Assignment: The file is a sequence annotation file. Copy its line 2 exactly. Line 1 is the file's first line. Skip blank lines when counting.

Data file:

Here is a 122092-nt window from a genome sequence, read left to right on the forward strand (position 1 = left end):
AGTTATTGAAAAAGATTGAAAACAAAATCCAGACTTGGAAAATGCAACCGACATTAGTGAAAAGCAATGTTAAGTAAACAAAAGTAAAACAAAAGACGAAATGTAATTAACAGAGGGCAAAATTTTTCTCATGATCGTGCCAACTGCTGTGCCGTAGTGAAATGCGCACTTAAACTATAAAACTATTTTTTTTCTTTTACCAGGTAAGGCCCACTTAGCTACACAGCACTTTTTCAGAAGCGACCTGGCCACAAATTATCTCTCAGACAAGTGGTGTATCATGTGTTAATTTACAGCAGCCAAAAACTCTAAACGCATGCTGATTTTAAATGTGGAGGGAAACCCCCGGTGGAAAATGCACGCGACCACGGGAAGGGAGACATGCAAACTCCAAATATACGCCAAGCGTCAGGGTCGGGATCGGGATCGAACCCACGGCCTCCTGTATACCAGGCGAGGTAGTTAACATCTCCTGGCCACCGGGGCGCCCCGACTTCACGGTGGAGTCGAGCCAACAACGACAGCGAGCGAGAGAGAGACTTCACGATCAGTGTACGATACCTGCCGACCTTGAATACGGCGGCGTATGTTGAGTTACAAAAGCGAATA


AGTTATTGAAAAAGATTGAAAACAAAATCCAGACTTGGAAAATGCAACCGACATTAGTGAAAAGCAATGTTAAGTAAACAAAAGTAAAACAAAAGACGAAATGTAATTAACAGAGGGCAAAATTTTTCTCATGATCGTGCCAACTGCTGTGCCGTAGTGAAATGCGCACTTAAACTATAAAACTATTTTTTTTCTTTTACCAGGTAAGGCCCACTTAGCTACACAGCACTTTTTCAGAAGCGACCTGGCCACAAATTATCTCTCAGACAAGTGGTGTATCATGTGTTAATTTACAGCAGCCAAAAACTCTAAACGCATGCTGATTTTAAATGTGGAGGGAAACCCCCGGTGGAAAATGCACGCGACCACGGGAAGGGAGACATGCAAACTCCAAATATACGCCAAGCGTCAGGGTCGGGATCGGGATCGAACCCACGGCCTCCTGTATACCAGGCGAGGTAGTTAACATCTCCTGGCCACCGGGGCGCCCCGACTTCACGGTGGAGTCGAGCCAACAACGACAGCGAGCGAGAGAGAGACTTCACGATCAGTGTACGATACCTGCCGACCTTGAATACGGCGGCGTATGTTGAGTTACAAAAGCGAATA